Should I do a Certification?

Should I do a Certification?

Certifications are an odd one. Most of the time, people will insist that you don’t actually need them because experience and enthusiasm are far more important. But at the same time, almost everyone seems to do them. So below, we’ve briefly outlined the what, why, and cost of tech qualifications. However if you just want a list of entry-level certs worth your time, you can skip the next few paragraphs.


Firstly, we want to make it clear that here we are talking specifically about professional / industry recognised certifications. If you complete a two-week online course in (for example) Python, you will most likely be presented with a ‘certificate’ at the end with your name on it. This is great and often worth mentioning on an entry-level CV, however it probably isn’t an industry recognised level of certification. Examples of industry recognised certifications are the GCP Professional Cloud Architect certification or the CompTIA Security certification.


There are many excellent reasons to complete a certification, especially if you are breaking into tech from a non-tech background. They are great to use as a target and guideline for technical upskilling as well as being good for demonstrating commitment and enthusiasm for your new career direction. Occasionally, they may also give your CV an edge over a comparable CV without the certification.

Another benefit of professional certifications is that you will learn industry best practices and develop good habits from the very beginning. When you self-study without a structured curriculum, it is easy to miss these things.

And finally, becoming certified can be a great way to have the peace of mind that you’ve actually invested your time into something useful in reality. When you are beginning to learn about tech, it is often unclear which specifics are actually worth labouring over. It is not often the case, but it is possible that you spend a long time studying something that is not particularly useful in a real job. Certifications help remove much of this uncertainty.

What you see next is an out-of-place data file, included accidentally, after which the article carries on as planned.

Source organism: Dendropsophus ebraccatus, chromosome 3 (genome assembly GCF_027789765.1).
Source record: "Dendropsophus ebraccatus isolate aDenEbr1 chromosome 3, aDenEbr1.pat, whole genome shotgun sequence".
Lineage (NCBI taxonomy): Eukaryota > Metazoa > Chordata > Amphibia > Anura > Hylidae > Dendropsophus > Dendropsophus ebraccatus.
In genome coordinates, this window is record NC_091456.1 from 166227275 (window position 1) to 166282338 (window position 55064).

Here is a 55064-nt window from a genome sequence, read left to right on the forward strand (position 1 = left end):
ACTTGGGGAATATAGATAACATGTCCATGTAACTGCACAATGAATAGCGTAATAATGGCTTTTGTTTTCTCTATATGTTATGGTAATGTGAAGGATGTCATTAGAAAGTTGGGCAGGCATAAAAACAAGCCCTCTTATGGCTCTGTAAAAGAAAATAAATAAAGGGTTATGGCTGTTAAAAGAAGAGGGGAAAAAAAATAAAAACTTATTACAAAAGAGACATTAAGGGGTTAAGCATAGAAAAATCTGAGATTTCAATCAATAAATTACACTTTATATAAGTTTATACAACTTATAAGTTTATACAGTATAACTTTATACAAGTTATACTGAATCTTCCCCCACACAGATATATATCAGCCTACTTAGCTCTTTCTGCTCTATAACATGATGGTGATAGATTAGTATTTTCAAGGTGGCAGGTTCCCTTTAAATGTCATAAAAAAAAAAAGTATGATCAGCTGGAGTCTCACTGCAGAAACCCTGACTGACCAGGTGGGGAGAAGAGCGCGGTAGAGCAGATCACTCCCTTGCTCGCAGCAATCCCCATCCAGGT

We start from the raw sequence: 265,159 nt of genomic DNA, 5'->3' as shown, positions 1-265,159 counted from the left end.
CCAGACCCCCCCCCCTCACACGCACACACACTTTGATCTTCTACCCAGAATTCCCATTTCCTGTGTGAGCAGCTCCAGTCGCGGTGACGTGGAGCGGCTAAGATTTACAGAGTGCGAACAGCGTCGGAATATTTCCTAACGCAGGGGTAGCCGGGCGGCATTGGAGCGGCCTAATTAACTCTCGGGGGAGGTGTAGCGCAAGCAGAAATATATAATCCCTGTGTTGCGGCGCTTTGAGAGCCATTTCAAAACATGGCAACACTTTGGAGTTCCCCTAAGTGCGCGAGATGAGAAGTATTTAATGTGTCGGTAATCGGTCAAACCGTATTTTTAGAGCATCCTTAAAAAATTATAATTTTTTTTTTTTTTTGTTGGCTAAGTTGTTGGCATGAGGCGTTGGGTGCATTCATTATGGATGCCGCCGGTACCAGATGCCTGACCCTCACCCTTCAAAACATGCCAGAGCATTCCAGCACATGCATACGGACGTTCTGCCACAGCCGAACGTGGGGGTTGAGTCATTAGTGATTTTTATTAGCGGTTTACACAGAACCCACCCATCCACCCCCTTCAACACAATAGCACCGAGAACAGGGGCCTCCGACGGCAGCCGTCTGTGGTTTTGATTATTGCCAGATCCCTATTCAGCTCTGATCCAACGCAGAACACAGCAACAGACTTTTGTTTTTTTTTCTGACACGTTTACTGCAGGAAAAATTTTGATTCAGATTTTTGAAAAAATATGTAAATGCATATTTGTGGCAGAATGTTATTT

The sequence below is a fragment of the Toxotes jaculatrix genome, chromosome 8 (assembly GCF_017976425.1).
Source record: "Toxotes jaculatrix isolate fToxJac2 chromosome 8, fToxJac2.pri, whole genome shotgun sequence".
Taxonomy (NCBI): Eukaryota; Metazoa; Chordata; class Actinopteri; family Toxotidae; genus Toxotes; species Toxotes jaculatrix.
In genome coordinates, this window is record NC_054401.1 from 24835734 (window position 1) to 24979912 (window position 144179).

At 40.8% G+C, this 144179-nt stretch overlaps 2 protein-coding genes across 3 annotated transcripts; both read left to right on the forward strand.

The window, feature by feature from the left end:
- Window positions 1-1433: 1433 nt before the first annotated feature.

However it is important to point out the big trap that many people fall into, especially early on in their tech career; people often only complete certifications because they think everyone else has them and they don’t want to be left behind. This is not a good reason. Although every tech professional has probably been guilty of this at some point. Only spend time and money on completing a certification if you actually want to develop your skills, if it will assist with a career change (or breaking into tech from scratch), or you are actually required to be certified. Otherwise completing it will just turn into a chore.


If you’ve spent any time browsing available certifications, you’ll quickly notice that many of them are pretty expensive. This is because most often, companies will pay for their employees to complete some training courses or certifications. This in itself is another reason not to stress about completing certifications before you even begin working in the tech world. In fact whilst a few certifications recommend a certain amount of professional experience to qualify, a few actually require it.

Entry-Level Certifications

We have intentionally listed only a small number of certifications here since:

  1. Most certifications are not suitable for beginners
  2. We only want to recommend certifications that we can endorse